Chief Executive Carrie Lam says the joint border checkpoint arrangement for the express rail link is “very pragmatic” and urged opposition lawmakers to stop delaying its approval at the legislature.
She said she was confident that the Legislative Council would pass the motion raised by the government on Wednesday. Although the controversial joint checkpoint motion would be non-binding, the government has said it would seek the legislature’s permission before starting a three-step procedure to approve the mechanism.
The democrats have employed unprecedented tactics to stall the motion from being passed. But the government has secured enough votes for it to pass, even if it is only supported by the pro-Beijing camp. After the LegCo completes its Q&A session on Wednesday morning, officials will offer their responses and a vote will then take place.
The mechanism will involve “leasing” land to China and effectively giving up Hong Kong jurisdiction across a quarter of the West Kowloon terminus for faster immigration procedures performed by mainland law enforcement agents. The station is set to open next year.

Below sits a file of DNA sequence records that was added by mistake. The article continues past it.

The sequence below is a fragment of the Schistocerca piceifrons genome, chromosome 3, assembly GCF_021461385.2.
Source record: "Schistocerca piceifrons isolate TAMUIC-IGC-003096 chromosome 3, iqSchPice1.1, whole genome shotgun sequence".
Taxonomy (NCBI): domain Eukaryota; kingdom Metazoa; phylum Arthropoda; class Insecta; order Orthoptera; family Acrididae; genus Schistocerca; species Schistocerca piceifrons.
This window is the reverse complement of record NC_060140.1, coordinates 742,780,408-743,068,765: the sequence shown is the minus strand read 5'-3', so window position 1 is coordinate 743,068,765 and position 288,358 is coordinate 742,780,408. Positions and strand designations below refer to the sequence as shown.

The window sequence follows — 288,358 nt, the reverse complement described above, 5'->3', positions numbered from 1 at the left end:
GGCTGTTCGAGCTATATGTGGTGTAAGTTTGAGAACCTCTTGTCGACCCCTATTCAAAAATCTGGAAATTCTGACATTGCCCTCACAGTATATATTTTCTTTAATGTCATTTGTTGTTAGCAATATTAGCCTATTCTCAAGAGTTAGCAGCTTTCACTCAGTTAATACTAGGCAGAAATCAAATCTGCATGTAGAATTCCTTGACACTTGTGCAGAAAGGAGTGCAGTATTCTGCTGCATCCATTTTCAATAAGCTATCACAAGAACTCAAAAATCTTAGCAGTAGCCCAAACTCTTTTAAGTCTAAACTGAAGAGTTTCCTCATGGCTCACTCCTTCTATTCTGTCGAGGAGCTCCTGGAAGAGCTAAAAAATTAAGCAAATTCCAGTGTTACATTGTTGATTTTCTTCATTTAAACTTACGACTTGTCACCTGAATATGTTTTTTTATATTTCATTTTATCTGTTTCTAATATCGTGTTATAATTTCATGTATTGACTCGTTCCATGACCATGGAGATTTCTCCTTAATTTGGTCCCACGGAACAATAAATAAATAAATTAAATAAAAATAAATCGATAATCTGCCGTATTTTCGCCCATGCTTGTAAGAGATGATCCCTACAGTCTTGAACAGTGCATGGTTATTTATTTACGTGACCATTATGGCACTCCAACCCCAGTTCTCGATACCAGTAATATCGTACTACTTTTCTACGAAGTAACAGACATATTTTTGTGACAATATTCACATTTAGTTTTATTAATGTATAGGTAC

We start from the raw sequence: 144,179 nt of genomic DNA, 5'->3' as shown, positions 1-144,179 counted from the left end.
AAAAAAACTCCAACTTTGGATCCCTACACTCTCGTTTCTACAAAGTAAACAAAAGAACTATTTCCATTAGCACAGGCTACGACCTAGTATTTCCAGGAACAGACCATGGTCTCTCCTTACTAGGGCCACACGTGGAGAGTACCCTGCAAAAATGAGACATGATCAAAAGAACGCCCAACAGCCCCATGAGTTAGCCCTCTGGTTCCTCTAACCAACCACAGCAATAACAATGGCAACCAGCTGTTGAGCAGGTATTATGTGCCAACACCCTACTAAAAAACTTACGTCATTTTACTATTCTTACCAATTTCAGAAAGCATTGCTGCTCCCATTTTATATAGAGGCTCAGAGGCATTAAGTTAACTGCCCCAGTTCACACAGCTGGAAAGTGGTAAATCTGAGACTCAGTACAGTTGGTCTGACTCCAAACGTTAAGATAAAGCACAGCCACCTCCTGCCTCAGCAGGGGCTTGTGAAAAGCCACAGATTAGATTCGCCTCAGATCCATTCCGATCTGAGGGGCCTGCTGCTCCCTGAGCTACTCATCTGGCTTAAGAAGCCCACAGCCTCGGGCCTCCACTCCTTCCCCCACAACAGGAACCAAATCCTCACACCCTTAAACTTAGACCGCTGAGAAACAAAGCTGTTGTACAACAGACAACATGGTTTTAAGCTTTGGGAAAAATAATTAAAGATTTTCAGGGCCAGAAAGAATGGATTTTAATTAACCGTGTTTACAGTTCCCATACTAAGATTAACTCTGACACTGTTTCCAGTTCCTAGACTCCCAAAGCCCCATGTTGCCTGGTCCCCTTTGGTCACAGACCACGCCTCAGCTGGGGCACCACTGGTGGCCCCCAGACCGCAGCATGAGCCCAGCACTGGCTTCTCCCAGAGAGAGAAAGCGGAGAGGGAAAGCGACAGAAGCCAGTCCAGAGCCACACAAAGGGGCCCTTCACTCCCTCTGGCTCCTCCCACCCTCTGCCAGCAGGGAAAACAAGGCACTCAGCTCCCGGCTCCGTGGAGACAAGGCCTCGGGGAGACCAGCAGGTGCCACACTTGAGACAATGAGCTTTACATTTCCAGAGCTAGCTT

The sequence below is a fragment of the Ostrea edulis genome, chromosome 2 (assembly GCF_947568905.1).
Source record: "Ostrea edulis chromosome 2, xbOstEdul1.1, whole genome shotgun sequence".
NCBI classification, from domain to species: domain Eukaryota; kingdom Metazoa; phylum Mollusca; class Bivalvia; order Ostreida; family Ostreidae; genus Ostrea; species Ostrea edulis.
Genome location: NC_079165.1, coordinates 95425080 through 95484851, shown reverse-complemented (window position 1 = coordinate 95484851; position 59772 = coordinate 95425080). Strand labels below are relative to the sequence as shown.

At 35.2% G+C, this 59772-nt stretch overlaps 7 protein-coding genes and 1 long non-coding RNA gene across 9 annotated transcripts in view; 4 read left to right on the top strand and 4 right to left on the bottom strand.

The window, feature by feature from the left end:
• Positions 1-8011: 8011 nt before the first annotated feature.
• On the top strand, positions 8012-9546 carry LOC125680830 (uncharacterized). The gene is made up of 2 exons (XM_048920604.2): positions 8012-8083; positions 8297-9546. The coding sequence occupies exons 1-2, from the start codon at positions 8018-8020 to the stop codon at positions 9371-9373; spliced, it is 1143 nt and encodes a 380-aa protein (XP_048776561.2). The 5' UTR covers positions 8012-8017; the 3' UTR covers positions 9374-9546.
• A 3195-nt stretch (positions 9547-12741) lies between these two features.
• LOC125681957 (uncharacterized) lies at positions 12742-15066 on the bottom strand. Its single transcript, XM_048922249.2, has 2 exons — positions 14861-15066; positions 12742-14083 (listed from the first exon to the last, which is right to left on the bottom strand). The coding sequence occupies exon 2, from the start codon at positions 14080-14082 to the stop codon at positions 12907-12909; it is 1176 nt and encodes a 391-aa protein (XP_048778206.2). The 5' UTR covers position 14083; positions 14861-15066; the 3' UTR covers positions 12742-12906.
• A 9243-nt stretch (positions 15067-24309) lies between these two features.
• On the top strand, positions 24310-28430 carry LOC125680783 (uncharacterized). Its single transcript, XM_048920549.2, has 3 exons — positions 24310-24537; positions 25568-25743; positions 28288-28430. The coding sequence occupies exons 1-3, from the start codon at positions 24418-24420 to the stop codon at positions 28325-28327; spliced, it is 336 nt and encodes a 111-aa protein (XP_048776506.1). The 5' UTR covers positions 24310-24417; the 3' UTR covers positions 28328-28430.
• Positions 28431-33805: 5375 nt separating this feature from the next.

“The joint checkpoint arrangement is a very pragmatic proposal, and it has received support from the majority of the public,” she told reporters ahead of the Executive Council meeting on Tuesday. “I hope [democrats] will support it. Even if they don’t support it, there is also no point in delaying this proposal which is supported by the majority of the lawmakers.”
“With that, we will have the good basis to commence the three-step approach.”
The three steps include: reaching an agreement with mainland authorities; seeking approval from the Standing Committee of the National People’s Congress to give Hong Kong power to “lease” land to the mainland; and enacting the arrangement through local legislation.
Lam added that there was a timetable for the legislative process since the Guangzhou-Shenzhen-Hong Kong Express Rail Link is expected to start running by the third quarter of next year.